In honor of Pride Month, HuffPost Young Voices is highlighting the coming out stories of teens and those in their early 20s. Was it a life-changing moment? A bittersweet one? No big deal? Are you "out," but only to certain people? What does being "out" mean to you? Email email@example.com to share your story.
By Tori, 17
I was 12 when we were all sitting at the table, each of us staring each other down in a way that made me inwardly feel guilty about something I didn't even do. Was there anything left to say? Was there anything that could follow the fact that we were moving? Suddenly, all of their eyes were on me.
"Is there anything you would like to share with us?"
My mother's words rung in my ears. I knew it would be OK, but I couldn't help but still feel that pang of apprehension that would come with telling the family. Yes, I had a girlfriend. I had a girlfriend and she was the best thing that happened to me. I didn't like guys, but how could I tell my mom that? How could I tell her that and not hear a "you're too young to know exactly what you want" or "it's just a phase" from her?
"I'm bisexual and I'm going out with my best friend." The words made me flinch, as if expecting some other response. Instead I was greeted by silence and then a shrug.
Those words stung for some reason. She knew, yet didn't try to tell me at all that it was going to be totally OK. I felt betrayed and more hurt, but at the same time, rather relieved. I wouldn't become a statistic.
Fast-forward to age 17, now, I don't identify as bisexual or lesbian. I identify as a demi-romantic asexual -- something that my closest friends keep invalidating. They all know that I don't feel sexual attraction, but is it just assumed that people only date their friends? This threw me off and made me want to stay quiet about who I am. When it came up in conversation with a friend, they laughed at me and asked me what kind of teenager doesn't want to have sex. Was it just a fancy way of saying that I'm staying abstinent? Another asked me, although jokingly, if being asexual in orientation was like being a potato. These kinds of questions, these kinds of jokes enrage me, but at the same time make me want to speak out, talk about these kinds of things with people.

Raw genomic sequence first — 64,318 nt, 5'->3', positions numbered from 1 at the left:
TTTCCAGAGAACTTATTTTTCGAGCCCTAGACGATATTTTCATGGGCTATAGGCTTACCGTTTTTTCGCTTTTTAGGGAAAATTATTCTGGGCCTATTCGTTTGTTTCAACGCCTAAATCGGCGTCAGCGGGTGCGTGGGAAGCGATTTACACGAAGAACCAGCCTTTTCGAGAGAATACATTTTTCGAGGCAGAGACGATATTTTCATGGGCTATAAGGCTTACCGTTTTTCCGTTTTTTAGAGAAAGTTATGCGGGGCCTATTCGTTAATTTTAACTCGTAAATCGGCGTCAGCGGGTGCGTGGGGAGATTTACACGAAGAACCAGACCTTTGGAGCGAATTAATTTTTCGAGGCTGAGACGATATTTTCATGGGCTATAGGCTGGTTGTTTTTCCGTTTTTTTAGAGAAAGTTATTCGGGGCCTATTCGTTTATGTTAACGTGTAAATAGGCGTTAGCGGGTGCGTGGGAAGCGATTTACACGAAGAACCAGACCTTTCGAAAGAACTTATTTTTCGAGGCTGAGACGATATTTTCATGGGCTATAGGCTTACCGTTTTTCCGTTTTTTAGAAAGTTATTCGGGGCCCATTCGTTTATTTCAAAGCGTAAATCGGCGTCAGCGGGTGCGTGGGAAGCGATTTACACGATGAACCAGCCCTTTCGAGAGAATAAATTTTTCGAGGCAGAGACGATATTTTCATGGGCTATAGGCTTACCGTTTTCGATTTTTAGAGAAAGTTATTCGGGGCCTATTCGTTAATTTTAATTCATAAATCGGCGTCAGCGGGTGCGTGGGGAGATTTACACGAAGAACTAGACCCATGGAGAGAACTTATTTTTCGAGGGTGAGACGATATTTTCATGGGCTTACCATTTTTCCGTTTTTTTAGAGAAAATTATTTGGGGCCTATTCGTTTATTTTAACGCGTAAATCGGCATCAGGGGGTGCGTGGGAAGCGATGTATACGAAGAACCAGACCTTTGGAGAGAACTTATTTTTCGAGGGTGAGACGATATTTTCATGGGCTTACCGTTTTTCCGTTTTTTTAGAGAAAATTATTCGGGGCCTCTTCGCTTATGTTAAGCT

On top of that, I am agender, but I'm really not out at all. When I ask for people to refer to me as "they or them," I get weird looks and incredulous questions. I can change my appearance as much as I want, but apparently, I can't be who I want. Maybe this is more of a personal issue, where I just can't open my mouth and say "HEY, I'M NOT A GIRL. I'M A PERSON WITH A VAGINA."
Being out would make things more complicated, and at the moment, I am not prepared for that. Once I am able to work with any feedback I could possibly get, I will be able to actually stand up for myself. Once I am able to find the words to describe who I am, I will be unstoppable.